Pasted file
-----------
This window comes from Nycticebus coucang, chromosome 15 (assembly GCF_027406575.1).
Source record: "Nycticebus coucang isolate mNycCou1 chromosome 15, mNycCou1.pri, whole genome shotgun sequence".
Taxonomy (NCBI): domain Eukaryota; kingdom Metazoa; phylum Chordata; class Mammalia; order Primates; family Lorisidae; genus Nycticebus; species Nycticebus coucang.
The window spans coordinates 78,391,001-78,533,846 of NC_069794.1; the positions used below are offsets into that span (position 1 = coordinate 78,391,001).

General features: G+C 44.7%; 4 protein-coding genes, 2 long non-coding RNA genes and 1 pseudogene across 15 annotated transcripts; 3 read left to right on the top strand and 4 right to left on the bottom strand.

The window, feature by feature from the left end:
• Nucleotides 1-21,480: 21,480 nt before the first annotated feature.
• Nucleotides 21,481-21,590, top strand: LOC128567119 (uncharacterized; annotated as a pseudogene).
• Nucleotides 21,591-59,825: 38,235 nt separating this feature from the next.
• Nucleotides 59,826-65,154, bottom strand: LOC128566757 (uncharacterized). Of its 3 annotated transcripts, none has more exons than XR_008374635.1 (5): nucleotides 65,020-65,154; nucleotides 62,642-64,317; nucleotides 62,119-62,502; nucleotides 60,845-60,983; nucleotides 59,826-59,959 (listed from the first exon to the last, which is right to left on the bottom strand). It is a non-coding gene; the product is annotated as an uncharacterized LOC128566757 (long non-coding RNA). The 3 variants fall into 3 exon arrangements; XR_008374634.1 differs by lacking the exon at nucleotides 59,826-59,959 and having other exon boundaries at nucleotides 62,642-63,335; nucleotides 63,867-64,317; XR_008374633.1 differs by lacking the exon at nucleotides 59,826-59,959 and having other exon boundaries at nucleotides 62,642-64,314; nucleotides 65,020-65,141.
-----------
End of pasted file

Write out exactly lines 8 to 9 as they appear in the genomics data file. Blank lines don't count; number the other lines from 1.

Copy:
• Nucleotides 21,481-21,590, top strand: LOC128567119 (uncharacterized; annotated as a pseudogene).
• Nucleotides 21,591-59,825: 38,235 nt separating this feature from the next.